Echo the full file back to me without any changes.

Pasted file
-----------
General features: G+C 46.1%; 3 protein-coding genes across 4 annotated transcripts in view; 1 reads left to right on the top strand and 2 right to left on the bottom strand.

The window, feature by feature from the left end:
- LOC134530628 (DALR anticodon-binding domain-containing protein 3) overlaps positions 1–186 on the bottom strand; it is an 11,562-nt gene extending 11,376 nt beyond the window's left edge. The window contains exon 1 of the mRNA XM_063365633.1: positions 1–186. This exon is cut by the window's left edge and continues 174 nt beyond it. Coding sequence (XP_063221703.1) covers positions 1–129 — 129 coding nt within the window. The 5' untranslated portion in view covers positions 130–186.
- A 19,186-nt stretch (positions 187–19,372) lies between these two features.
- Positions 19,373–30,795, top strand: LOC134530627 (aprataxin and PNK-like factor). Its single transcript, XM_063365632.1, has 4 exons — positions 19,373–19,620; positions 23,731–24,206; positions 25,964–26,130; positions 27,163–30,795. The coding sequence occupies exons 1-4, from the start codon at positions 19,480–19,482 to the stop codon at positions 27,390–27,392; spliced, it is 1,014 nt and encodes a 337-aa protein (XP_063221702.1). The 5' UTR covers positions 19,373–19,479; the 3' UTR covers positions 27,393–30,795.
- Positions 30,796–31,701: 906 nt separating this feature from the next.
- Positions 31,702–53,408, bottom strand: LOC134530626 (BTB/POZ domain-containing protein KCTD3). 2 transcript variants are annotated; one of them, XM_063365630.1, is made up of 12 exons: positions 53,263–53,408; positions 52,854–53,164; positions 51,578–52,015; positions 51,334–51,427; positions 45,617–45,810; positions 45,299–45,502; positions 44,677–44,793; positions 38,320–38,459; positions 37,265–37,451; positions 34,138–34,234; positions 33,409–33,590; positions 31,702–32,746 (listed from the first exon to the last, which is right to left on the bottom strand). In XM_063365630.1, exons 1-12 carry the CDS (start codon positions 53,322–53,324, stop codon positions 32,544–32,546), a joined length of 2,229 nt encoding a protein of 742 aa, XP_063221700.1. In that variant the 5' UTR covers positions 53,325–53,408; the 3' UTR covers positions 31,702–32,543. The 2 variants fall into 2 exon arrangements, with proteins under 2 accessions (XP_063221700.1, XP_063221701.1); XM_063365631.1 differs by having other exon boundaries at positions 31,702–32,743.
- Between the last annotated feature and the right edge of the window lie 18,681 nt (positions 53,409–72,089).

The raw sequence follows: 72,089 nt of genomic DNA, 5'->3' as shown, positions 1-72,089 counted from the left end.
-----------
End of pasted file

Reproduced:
General features: G+C 46.1%; 3 protein-coding genes across 4 annotated transcripts in view; 1 reads left to right on the top strand and 2 right to left on the bottom strand.

The window, feature by feature from the left end:
- LOC134530628 (DALR anticodon-binding domain-containing protein 3) overlaps positions 1–186 on the bottom strand; it is an 11,562-nt gene extending 11,376 nt beyond the window's left edge. The window contains exon 1 of the mRNA XM_063365633.1: positions 1–186. This exon is cut by the window's left edge and continues 174 nt beyond it. Coding sequence (XP_063221703.1) covers positions 1–129 — 129 coding nt within the window. The 5' untranslated portion in view covers positions 130–186.
- A 19,186-nt stretch (positions 187–19,372) lies between these two features.
- Positions 19,373–30,795, top strand: LOC134530627 (aprataxin and PNK-like factor). Its single transcript, XM_063365632.1, has 4 exons — positions 19,373–19,620; positions 23,731–24,206; positions 25,964–26,130; positions 27,163–30,795. The coding sequence occupies exons 1-4, from the start codon at positions 19,480–19,482 to the stop codon at positions 27,390–27,392; spliced, it is 1,014 nt and encodes a 337-aa protein (XP_063221702.1). The 5' UTR covers positions 19,373–19,479; the 3' UTR covers positions 27,393–30,795.
- Positions 30,796–31,701: 906 nt separating this feature from the next.
- Positions 31,702–53,408, bottom strand: LOC134530626 (BTB/POZ domain-containing protein KCTD3). 2 transcript variants are annotated; one of them, XM_063365630.1, is made up of 12 exons: positions 53,263–53,408; positions 52,854–53,164; positions 51,578–52,015; positions 51,334–51,427; positions 45,617–45,810; positions 45,299–45,502; positions 44,677–44,793; positions 38,320–38,459; positions 37,265–37,451; positions 34,138–34,234; positions 33,409–33,590; positions 31,702–32,746 (listed from the first exon to the last, which is right to left on the bottom strand). In XM_063365630.1, exons 1-12 carry the CDS (start codon positions 53,322–53,324, stop codon positions 32,544–32,546), a joined length of 2,229 nt encoding a protein of 742 aa, XP_063221700.1. In that variant the 5' UTR covers positions 53,325–53,408; the 3' UTR covers positions 31,702–32,543. The 2 variants fall into 2 exon arrangements, with proteins under 2 accessions (XP_063221700.1, XP_063221701.1); XM_063365631.1 differs by having other exon boundaries at positions 31,702–32,743.
- Between the last annotated feature and the right edge of the window lie 18,681 nt (positions 53,409–72,089).

The raw sequence follows: 72,089 nt of genomic DNA, 5'->3' as shown, positions 1-72,089 counted from the left end.